However, that probe landed in a region in which Terran electronics behave erratically, and which for that reason has been declared strictly off-limits, hampering any attempts to find out more about the beautiful Deera and her people. Until of course the day that an Eastbloc shuttle goes astray and crashes deep in the Forbidden Zone. The Eastbloc chief at Cosmograd then appeals to Jamestown to assist them in rescuing the three-member crew, since the Americans have better airships.
So off the Americans head, including Louisana Cajun Marc Vitrac, who has felt a little at loose ends since his arrival on Venus. But they don't get very far before a saboteur damages key parts of the airship. Although the first attempt at sabotage is caught in time, the saboteur only learns to become more subtle and get them into a situation where they cannot avoid being downed. Suddenly they are on foot, with a lot of dangerous and hostile territory between them and the nearest friendly face.
Thus they are quite surprised to encounter Deera's tribe. Deera herself is dead, but her daughter Teesa has inherited her position, and along with it the Diadem of the Eye, a sacred treasure of her people.
Terrans have known for some time that the fossil record of Venus is decidedly peculiar. As in it started suddenly out of nowhere several hundred million years ago -- prior to that point, Venus was a dead world. After that point, life developed rapidly, with major gaps that could not be accounted for by evolutionary theory. Although some religious fanatics held it as evidence of supernatural intervention, most scientists consider the best explanation to be intelligent action by an unknown alien race whose technology is so sophisticated it would appear to be magic to humans.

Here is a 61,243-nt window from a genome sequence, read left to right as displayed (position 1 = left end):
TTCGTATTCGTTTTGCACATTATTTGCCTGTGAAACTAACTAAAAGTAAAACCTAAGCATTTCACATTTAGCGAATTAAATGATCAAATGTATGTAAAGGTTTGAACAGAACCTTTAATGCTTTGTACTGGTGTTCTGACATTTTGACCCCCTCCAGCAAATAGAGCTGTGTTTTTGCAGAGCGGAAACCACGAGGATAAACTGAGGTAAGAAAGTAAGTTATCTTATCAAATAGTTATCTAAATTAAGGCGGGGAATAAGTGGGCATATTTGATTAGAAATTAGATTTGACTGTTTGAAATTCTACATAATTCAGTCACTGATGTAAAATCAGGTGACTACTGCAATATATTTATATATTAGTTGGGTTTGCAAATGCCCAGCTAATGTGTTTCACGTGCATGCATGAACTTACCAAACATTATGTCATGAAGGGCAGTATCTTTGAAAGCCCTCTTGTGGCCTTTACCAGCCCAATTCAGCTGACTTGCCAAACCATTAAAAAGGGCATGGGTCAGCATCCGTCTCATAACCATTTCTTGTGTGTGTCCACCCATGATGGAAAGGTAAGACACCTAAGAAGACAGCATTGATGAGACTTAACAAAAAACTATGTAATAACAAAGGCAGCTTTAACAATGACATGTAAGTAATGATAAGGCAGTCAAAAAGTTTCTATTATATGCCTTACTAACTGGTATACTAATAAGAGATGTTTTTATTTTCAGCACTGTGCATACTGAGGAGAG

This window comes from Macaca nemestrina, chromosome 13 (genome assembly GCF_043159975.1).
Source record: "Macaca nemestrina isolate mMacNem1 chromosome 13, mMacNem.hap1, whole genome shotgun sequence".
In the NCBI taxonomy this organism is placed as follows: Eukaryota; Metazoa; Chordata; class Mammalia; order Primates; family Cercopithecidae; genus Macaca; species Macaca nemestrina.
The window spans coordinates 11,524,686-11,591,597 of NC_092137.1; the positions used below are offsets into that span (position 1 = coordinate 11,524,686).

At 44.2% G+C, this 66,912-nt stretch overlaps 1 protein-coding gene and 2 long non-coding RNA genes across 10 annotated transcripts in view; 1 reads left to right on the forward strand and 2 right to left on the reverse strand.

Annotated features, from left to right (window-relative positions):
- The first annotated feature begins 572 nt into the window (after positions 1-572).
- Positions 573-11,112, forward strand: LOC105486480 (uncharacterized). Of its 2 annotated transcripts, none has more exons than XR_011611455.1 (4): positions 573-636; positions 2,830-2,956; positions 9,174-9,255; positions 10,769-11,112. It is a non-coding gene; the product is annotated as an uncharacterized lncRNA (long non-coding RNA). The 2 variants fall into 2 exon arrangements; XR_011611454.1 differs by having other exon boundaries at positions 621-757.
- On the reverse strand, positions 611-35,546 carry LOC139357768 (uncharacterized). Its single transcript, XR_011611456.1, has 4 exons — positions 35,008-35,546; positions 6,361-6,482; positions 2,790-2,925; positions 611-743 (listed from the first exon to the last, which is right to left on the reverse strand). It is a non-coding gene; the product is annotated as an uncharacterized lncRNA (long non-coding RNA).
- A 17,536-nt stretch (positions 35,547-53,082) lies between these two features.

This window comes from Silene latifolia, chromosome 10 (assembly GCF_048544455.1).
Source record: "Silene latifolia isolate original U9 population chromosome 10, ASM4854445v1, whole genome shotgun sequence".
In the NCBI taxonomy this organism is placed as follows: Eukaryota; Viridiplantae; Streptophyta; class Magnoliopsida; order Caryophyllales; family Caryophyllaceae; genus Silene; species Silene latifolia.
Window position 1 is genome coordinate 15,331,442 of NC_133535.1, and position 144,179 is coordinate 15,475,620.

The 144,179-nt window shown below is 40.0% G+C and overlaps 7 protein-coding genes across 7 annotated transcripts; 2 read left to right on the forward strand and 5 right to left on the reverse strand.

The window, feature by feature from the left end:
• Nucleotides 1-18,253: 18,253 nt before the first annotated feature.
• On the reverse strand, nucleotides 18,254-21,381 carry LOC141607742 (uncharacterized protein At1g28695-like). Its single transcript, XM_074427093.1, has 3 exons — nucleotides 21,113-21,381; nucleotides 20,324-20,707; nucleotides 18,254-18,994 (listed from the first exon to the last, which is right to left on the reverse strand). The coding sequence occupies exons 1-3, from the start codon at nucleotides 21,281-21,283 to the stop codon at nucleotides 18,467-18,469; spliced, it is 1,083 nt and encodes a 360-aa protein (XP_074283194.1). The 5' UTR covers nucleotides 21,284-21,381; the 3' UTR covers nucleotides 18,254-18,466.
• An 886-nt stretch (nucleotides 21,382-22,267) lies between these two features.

When Teesa uses the Diadem of the Eye to give Marc her tribe's language, while simultaneously lifting his Cajun-flavored colloquial English into her own mind, they know they are in the presence of something extraordinary. But it is only part of something much larger, and the base unit is in the possession of her people's traditional enemies, the brutish Wergu or beast-men. These Neanderthal-like protohumans had driven her people from their traditional home a generation ago, and the People of Cloud Mountain have since been living a makeshift existence in a group of caves.
But now there will have to be a final confrontation, for the downed Eastbloc shuttle was full of firearms, and the surviving pilot has taught the beast-men how to use them. And it appears that it was not by his will alone that he broke one of the most important agreements between Americans and Eastbloc regarding trade with the native peoples of Venus. The device of which the Diadem of the Eye is a part has become active, and it is not necessarily acting with Terran humanity's interests at heart.
Overall, it was an interesting revisiting of the tropes of the science fiction of my childhood, albeit with a few modern fillips such as the presence of modern electronics that weren't even imagined by Burroughs or Doc Smith (yes, the integrated circuit is really that much of a conceptual break from the technological past). There were a few glitches here and there, such as the Georgian character's name being given as Nininze rather than the correct Ninidze, but they were typically ones with bit characters rather than with major characters whose continual presence would grate.
Review posted February 1, 2009